As travel bans and shelter-in-place orders spread throughout the country, the military is facing an uphill battle containing the spread of COVID-19 within the force. With more than 200 cases among active duty troops as of Wednesday, the services have a 175-per-million infection rate, versus the 135-per-million rate in the U.S.
So calls to get back to work and start lifting quarantine policies could be premature, the Joint Staff surgeon told reporters Wednesday.
“Everybody keeps asking, what’s going to happen in two weeks, what’s going to happen in three weeks? We don’t know,” Air Force Brig. Gen, Paul Friedrichs said. “What we don’t want to do is build either a false sense of anxiety or concern, or a false sense of security.”
While the Defense Department has been modeling outcomes for its medical capacity, strategizing about what needs to be preserved for the force and what can be farmed out to back up civilian public health agencies, the spread of the virus itself is moving too quickly to predict how many troops will eventually be infected ― in the face of one a worse-case Centers for Disease Control and Prevention scenario that showed at least half of the U.S. population coming down with COVID-19.
In the military, Friedrichs said, its unclear what is causing the increase rate over the general population.
“I’m honestly not sure,” he said. “You would think that we would see a lot of cases in Korea, because that was one of the earlier hot spots ... we’re not seeing a lot of cases there.”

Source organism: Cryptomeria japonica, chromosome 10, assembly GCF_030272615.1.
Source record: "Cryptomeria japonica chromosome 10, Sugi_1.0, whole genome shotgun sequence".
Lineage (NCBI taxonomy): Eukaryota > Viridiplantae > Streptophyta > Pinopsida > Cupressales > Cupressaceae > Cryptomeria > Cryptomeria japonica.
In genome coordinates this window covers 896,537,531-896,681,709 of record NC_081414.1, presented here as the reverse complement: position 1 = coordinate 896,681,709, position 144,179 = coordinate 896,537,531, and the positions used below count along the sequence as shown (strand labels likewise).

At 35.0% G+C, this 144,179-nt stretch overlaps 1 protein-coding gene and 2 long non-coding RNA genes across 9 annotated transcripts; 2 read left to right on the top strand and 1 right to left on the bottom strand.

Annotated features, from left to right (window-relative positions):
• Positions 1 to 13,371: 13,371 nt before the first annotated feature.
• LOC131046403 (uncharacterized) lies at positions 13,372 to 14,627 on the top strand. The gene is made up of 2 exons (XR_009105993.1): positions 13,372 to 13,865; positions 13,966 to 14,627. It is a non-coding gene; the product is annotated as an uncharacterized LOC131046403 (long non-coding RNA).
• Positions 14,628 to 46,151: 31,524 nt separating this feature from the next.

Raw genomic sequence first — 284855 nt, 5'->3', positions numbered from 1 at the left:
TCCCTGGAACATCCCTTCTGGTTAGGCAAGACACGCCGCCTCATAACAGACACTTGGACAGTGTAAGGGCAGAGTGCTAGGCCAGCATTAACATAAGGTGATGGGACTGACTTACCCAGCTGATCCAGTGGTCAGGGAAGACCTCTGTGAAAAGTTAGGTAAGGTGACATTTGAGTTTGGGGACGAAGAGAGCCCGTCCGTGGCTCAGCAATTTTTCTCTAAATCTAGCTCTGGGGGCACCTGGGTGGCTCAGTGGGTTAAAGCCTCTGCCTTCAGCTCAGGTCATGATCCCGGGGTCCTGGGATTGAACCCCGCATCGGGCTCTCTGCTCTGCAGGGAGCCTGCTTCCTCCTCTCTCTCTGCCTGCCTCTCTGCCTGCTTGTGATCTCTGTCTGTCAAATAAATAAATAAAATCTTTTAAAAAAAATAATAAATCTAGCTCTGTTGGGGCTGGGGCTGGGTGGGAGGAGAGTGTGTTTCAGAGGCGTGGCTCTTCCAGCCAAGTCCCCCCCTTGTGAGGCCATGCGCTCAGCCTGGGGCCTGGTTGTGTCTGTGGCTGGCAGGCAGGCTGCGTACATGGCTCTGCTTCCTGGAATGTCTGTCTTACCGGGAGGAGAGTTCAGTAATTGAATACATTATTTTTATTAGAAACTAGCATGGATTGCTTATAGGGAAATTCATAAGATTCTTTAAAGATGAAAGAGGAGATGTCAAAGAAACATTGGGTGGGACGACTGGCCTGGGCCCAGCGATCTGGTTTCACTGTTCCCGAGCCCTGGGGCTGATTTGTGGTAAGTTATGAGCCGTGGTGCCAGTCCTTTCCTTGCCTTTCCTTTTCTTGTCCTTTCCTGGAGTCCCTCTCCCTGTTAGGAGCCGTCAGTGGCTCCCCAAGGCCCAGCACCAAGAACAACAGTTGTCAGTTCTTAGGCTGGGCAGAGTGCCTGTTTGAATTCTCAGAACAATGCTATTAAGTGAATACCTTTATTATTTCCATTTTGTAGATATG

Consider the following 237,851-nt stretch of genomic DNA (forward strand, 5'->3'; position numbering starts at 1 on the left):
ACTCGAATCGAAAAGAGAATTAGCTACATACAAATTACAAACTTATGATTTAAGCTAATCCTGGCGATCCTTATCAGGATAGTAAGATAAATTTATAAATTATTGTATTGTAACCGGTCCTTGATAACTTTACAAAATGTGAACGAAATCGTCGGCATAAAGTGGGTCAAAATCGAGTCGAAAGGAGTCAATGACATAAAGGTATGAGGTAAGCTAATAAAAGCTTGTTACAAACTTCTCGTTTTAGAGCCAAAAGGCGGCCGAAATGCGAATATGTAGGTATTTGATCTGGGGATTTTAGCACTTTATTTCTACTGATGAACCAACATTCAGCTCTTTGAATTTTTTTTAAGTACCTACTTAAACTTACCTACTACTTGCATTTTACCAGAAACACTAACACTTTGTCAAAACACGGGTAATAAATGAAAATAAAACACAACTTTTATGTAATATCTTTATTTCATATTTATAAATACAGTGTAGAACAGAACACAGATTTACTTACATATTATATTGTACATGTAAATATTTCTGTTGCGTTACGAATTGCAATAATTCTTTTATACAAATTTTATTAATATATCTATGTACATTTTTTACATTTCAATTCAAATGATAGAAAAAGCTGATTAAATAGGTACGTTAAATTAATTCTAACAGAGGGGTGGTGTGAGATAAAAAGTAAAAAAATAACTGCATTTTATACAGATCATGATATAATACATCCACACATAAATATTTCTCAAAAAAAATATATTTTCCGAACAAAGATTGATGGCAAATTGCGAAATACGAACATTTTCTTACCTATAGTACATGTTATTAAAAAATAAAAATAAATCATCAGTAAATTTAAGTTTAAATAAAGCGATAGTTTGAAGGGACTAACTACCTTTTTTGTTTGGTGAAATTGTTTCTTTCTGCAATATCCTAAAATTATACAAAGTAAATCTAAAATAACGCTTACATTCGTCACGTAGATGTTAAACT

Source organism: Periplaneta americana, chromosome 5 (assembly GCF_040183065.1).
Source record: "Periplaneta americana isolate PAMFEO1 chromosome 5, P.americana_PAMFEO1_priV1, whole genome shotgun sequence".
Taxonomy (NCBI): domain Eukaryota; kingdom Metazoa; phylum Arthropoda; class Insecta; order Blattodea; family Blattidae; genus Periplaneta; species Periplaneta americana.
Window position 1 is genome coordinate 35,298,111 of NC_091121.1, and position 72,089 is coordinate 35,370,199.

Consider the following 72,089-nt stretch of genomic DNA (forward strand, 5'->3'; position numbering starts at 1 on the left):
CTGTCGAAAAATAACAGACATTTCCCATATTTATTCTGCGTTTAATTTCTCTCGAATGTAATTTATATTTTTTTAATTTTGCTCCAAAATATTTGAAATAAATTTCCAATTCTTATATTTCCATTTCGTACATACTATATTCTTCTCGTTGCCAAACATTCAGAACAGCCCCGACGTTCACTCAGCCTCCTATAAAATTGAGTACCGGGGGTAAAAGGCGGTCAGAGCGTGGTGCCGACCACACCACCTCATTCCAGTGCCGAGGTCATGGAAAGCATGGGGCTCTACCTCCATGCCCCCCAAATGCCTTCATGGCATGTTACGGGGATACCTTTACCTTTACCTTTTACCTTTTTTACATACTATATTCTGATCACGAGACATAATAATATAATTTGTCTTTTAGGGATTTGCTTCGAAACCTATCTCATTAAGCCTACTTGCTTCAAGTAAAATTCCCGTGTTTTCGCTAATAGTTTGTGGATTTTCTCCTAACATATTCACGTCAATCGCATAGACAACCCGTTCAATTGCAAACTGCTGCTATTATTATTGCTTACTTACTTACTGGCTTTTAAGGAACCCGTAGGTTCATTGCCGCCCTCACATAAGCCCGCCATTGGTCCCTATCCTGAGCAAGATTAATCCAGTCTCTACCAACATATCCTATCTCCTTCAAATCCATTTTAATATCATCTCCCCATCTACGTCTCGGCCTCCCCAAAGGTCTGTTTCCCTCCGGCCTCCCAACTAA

Though some of DoD’s first cases originated in the Daegu, South Korea, area, their trends are on the downswing.
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“Part of what we may be seeing is the increasing availability of testing,” Friedrichs said, as more DoD labs open up and more service members come forward with symptoms.
But to his mind, Korea is a good news story in that they’ve started to turn their rates around.
“This is incredibly difficult and I don’t mean to minimize it in any way, but their measures have been effective and they’re beginning to see the impact,” he said, measures like sheltering in place and mass testing.
In recent days, President Donald Trump has said he’d like to see the economy get moving again, putting people back to work by Easter. But Friedrichs said, in his medical opinion, that the military is not out of the woods yet.
“We think that we’re going to continue to see this – no surprise – continue to grow,” he said. “I don’t think there’s a great deal of value in speculating on a particular date.”
And further, lightening restrictions before enough time has passed to see them actually make a dent could be disastrous.
“If we stop doing the right thing today because we think something’s going to happen in four weeks, we will make this worse,” he said.